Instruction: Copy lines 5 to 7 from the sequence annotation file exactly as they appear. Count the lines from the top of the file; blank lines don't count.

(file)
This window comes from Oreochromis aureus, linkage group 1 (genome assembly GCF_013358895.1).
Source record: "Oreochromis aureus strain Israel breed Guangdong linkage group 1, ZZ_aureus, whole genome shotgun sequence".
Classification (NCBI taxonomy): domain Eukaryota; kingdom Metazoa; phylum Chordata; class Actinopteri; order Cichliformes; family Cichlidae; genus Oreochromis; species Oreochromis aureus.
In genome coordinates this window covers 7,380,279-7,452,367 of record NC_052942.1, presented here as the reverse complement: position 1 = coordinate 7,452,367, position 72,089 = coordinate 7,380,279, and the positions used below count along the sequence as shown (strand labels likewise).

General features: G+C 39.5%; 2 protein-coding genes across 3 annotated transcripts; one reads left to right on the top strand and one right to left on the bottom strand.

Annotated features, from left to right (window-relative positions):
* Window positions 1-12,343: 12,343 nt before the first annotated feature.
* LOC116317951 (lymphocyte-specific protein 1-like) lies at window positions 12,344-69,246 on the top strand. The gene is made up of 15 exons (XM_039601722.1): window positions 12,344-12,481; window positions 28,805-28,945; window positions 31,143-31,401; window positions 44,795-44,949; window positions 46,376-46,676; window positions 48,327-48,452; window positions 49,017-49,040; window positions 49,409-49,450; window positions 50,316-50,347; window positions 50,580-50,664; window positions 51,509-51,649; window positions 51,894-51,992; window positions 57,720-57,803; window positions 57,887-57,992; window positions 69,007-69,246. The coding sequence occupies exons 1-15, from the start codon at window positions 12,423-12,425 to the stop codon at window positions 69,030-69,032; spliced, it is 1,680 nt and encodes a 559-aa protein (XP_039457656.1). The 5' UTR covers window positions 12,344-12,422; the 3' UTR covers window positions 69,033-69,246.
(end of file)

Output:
General features: G+C 39.5%; 2 protein-coding genes across 3 annotated transcripts; one reads left to right on the top strand and one right to left on the bottom strand.

Annotated features, from left to right (window-relative positions):
* Window positions 1-12,343: 12,343 nt before the first annotated feature.